58 Mount Pleasant WC1X 0AY

Friday, 22 August 2014

Soho Grind, Soho

I'm at the launch party for this Soho cellar-ette, a cocktail bar on a coffee theme from Silicone Roundabout's mocha pimps, Shoreditch Grind. The PR chick - whom I've never met before - is on fire. Even after sixty shots of her client's richest ristretto coffee, I'd be lucky to be a tenth as bouncy, bright-eyed and upbeat as this beaming bird. If she ever jacks in the day job, she'd be a natural in Tenerife - selling time-shares by the dozen to even the most recalcitrant of tourists. An evenings-only funky white retro styled squeeze box, the basement shakes to banging beats. Cue He's The Greatest Dancer. PR girl, seemingly incapable of standing still, is down with the Sisters Sledge; throwing disco shapes, and Soho grinding like a dervish rubber dolly. Alt career plan C: pole dancer? Through a hatch, an ex-Tramshed shaker slings espresso martinis and flat white Russians (Chase vodka, espresso, Kahlúa and microfoam steamed milk), Tommy’s margarita, barrel-aged ideas and gin-out the jams - a smart way to use up your Mum’s Tiptree rhubarb and ginger jam, combined here with gin and Antica Formula. Beginning to feel hyper, I'm off. Is my edginess down to the caffeine or PR prancer who reminds me of a brunette Michaela Strachan, pasty Pete Waterman's partner in perpetual motion on essential 90's kitsch late night viewing for wired clubbers, The Hitman and Her. As I exit, I offer a parting shot. In the gay heart of W1, they've missed a trick: why no cocktail called Soho Grindr? 
19 Beak Street W1F 9RP 

Thursday, 21 August 2014

Bleach Bar, Dalston

Happy in what she does for a living now, my pal Sheridan once aspired to be an actress. Unlike her namesake, Ms Smith, her career never really took off. Still, her CV does run to a scene with a massive Hollywood star - Leonardo DiCaprio. Flown to a That island paradise for weeks on end, she was part of Leo's gang in Danny Boyle-directed Year 2K flick, The Beach. Cast as 'Beach Community Member' - according to her only entry on IMBD dotcom, the industry database - she was clearly too charismatic to be a mere extra. So, Sher was given a script to learn for her big scene with DiCaprio. When Leo leaves the beach for the mainland, he asks what goods his posse wants brought back. The camera homes in on Sheridan for the chemically-assisted faded blonde's immortal words, "A bucket of bleach!" - a line that crops up whenever her joshing chums sort out a round in a bar. "Don't ask Sheridan; hers is............" Bleach and drinks by the bucket? This new pop-up bar, open until15th October, has her name on it. Purveyors of those Haribo-tone dye jobs currently sported by Hoxton's hipper heads, Alex Brownsell and Sam Teasdale of Dalston salon Bleach have taken over a former Chinese takeaway. Run in conjunction with high-end fashion-shoot caterers TART, the Bladerunner-esque joint is set to be Style Central, with the achingly cool venture's starry chums doing stints behind the bar, I hear. Expect lurid goss and matching cocktails  - rat-milk and wonky direction, for instance, and alco-lollipops and frozen margaritas. A few of those to the good, take the plunge! Inspired by another fine actress, Mollie Sugden and her greatest comic invention, Mrs Slocombe, all it takes to achieve Autumn 2014's hawt hair, is a shocking pink dye...and a bucket of bleach.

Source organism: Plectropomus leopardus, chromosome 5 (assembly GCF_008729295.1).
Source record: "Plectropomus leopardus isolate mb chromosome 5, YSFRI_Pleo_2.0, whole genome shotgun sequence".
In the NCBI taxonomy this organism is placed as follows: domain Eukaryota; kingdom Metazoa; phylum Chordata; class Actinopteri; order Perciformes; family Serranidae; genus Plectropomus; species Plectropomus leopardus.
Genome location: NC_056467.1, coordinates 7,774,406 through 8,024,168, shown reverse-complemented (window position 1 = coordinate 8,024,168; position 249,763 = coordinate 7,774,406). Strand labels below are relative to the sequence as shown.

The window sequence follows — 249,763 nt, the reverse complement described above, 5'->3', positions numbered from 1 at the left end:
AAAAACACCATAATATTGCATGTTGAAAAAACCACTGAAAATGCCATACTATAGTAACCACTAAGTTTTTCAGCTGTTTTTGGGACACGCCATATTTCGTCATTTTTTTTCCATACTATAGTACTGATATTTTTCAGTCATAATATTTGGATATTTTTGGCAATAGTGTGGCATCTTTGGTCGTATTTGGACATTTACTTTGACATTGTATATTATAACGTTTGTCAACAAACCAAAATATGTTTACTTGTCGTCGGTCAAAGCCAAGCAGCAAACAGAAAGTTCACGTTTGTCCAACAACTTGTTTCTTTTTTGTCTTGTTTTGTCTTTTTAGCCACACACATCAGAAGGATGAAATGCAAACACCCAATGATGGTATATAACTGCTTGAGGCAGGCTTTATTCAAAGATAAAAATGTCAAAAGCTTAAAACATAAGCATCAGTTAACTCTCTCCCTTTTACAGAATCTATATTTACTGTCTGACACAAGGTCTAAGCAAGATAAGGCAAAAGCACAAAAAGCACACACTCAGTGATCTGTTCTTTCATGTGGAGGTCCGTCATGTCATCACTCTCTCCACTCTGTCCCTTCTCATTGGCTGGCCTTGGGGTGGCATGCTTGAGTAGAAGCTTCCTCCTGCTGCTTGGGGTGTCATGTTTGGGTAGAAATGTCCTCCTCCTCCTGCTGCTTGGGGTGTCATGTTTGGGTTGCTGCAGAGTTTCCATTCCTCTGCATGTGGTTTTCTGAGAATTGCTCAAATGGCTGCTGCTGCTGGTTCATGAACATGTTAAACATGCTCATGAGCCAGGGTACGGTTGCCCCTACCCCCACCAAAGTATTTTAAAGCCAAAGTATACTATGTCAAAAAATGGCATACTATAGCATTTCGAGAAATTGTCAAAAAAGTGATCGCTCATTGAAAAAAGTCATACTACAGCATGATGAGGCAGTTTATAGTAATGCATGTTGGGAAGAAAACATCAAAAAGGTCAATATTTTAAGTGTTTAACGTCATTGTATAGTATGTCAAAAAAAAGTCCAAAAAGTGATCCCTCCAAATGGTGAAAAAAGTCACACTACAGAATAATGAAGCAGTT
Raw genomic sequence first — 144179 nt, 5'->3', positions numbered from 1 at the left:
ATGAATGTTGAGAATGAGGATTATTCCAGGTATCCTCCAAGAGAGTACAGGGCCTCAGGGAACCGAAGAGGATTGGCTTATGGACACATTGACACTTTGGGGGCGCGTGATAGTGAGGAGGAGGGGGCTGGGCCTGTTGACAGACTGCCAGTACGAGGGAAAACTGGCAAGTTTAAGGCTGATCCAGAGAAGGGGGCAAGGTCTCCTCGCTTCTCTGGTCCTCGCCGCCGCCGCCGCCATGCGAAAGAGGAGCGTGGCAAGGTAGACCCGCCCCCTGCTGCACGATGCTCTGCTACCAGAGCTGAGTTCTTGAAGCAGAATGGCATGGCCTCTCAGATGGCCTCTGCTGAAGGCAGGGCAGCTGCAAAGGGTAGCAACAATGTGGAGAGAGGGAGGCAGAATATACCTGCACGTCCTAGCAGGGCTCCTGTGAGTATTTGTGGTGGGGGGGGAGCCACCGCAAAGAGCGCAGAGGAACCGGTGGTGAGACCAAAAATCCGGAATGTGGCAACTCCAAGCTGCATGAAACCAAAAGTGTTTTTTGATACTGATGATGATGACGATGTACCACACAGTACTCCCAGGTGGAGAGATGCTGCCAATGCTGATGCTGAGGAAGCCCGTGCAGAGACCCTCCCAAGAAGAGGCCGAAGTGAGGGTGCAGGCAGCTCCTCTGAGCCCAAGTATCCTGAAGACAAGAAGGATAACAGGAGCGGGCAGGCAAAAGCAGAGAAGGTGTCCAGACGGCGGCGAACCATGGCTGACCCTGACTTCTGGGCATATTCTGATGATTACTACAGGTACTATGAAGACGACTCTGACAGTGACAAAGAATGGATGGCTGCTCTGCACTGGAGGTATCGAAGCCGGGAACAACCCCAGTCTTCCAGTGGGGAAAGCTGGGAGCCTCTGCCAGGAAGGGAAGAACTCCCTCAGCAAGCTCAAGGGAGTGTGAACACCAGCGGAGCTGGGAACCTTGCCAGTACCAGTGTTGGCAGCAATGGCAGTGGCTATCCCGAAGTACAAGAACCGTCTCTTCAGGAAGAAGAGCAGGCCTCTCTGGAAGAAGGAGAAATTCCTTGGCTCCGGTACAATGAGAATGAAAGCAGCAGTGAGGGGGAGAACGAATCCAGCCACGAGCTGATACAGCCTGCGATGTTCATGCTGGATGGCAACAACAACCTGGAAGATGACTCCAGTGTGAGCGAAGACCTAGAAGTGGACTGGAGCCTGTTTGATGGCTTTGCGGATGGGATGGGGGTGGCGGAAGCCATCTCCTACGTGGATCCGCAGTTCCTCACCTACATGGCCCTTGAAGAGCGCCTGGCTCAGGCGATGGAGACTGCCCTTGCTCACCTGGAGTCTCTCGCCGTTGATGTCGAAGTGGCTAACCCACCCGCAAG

428 Kingsland Rd E8 4AA (open 6pm - 2am)  

Tuesday, 19 August 2014

The Chelsea Pensioner, Chelsea